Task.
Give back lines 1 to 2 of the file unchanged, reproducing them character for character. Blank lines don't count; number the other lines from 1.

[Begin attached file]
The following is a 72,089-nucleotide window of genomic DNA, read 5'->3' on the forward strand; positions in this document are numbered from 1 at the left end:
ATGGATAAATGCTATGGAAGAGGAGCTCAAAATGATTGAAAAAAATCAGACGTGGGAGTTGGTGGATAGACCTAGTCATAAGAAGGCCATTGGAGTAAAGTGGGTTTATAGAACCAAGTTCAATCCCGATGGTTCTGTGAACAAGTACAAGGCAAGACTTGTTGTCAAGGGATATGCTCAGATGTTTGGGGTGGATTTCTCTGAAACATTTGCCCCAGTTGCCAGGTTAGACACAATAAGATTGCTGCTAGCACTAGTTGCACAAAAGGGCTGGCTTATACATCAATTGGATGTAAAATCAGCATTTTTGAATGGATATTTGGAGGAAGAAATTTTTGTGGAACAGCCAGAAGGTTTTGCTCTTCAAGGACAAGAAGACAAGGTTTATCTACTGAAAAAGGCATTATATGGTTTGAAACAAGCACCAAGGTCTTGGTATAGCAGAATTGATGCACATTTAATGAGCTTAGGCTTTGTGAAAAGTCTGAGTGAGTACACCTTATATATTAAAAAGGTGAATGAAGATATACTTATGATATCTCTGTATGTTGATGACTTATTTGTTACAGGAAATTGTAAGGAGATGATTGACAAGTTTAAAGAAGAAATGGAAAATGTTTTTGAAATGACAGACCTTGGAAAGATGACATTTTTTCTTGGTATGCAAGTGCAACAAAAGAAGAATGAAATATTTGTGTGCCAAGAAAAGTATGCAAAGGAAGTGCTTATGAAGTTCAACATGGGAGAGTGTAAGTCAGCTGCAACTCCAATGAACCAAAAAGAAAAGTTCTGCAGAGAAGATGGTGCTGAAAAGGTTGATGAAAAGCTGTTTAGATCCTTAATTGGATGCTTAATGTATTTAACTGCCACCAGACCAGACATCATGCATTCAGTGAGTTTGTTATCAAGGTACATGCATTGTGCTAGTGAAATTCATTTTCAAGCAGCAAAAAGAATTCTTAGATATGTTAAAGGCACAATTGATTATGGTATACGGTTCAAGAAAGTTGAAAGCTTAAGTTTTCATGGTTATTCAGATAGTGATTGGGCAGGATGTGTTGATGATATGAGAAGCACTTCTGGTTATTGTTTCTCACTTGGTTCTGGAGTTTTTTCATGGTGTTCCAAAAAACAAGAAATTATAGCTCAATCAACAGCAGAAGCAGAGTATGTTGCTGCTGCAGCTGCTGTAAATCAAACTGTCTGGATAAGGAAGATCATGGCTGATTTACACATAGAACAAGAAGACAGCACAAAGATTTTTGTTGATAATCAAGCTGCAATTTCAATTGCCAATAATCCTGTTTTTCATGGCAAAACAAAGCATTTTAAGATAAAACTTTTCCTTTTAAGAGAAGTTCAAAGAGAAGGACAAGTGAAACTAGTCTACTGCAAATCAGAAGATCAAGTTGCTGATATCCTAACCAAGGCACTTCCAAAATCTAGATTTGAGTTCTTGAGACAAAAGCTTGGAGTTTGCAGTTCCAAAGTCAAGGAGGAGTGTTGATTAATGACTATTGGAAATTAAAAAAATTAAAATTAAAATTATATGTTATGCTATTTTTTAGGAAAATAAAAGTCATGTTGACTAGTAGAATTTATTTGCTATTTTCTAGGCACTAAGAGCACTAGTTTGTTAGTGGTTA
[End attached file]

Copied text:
The following is a 72,089-nucleotide window of genomic DNA, read 5'->3' on the forward strand; positions in this document are numbered from 1 at the left end:
ATGGATAAATGCTATGGAAGAGGAGCTCAAAATGATTGAAAAAAATCAGACGTGGGAGTTGGTGGATAGACCTAGTCATAAGAAGGCCATTGGAGTAAAGTGGGTTTATAGAACCAAGTTCAATCCCGATGGTTCTGTGAACAAGTACAAGGCAAGACTTGTTGTCAAGGGATATGCTCAGATGTTTGGGGTGGATTTCTCTGAAACATTTGCCCCAGTTGCCAGGTTAGACACAATAAGATTGCTGCTAGCACTAGTTGCACAAAAGGGCTGGCTTATACATCAATTGGATGTAAAATCAGCATTTTTGAATGGATATTTGGAGGAAGAAATTTTTGTGGAACAGCCAGAAGGTTTTGCTCTTCAAGGACAAGAAGACAAGGTTTATCTACTGAAAAAGGCATTATATGGTTTGAAACAAGCACCAAGGTCTTGGTATAGCAGAATTGATGCACATTTAATGAGCTTAGGCTTTGTGAAAAGTCTGAGTGAGTACACCTTATATATTAAAAAGGTGAATGAAGATATACTTATGATATCTCTGTATGTTGATGACTTATTTGTTACAGGAAATTGTAAGGAGATGATTGACAAGTTTAAAGAAGAAATGGAAAATGTTTTTGAAATGACAGACCTTGGAAAGATGACATTTTTTCTTGGTATGCAAGTGCAACAAAAGAAGAATGAAATATTTGTGTGCCAAGAAAAGTATGCAAAGGAAGTGCTTATGAAGTTCAACATGGGAGAGTGTAAGTCAGCTGCAACTCCAATGAACCAAAAAGAAAAGTTCTGCAGAGAAGATGGTGCTGAAAAGGTTGATGAAAAGCTGTTTAGATCCTTAATTGGATGCTTAATGTATTTAACTGCCACCAGACCAGACATCATGCATTCAGTGAGTTTGTTATCAAGGTACATGCATTGTGCTAGTGAAATTCATTTTCAAGCAGCAAAAAGAATTCTTAGATATGTTAAAGGCACAATTGATTATGGTATACGGTTCAAGAAAGTTGAAAGCTTAAGTTTTCATGGTTATTCAGATAGTGATTGGGCAGGATGTGTTGATGATATGAGAAGCACTTCTGGTTATTGTTTCTCACTTGGTTCTGGAGTTTTTTCATGGTGTTCCAAAAAACAAGAAATTATAGCTCAATCAACAGCAGAAGCAGAGTATGTTGCTGCTGCAGCTGCTGTAAATCAAACTGTCTGGATAAGGAAGATCATGGCTGATTTACACATAGAACAAGAAGACAGCACAAAGATTTTTGTTGATAATCAAGCTGCAATTTCAATTGCCAATAATCCTGTTTTTCATGGCAAAACAAAGCATTTTAAGATAAAACTTTTCCTTTTAAGAGAAGTTCAAAGAGAAGGACAAGTGAAACTAGTCTACTGCAAATCAGAAGATCAAGTTGCTGATATCCTAACCAAGGCACTTCCAAAATCTAGATTTGAGTTCTTGAGACAAAAGCTTGGAGTTTGCAGTTCCAAAGTCAAGGAGGAGTGTTGATTAATGACTATTGGAAATTAAAAAAATTAAAATTAAAATTATATGTTATGCTATTTTTTAGGAAAATAAAAGTCATGTTGACTAGTAGAATTTATTTGCTATTTTCTAGGCACTAAGAGCACTAGTTTGTTAGTGGTTA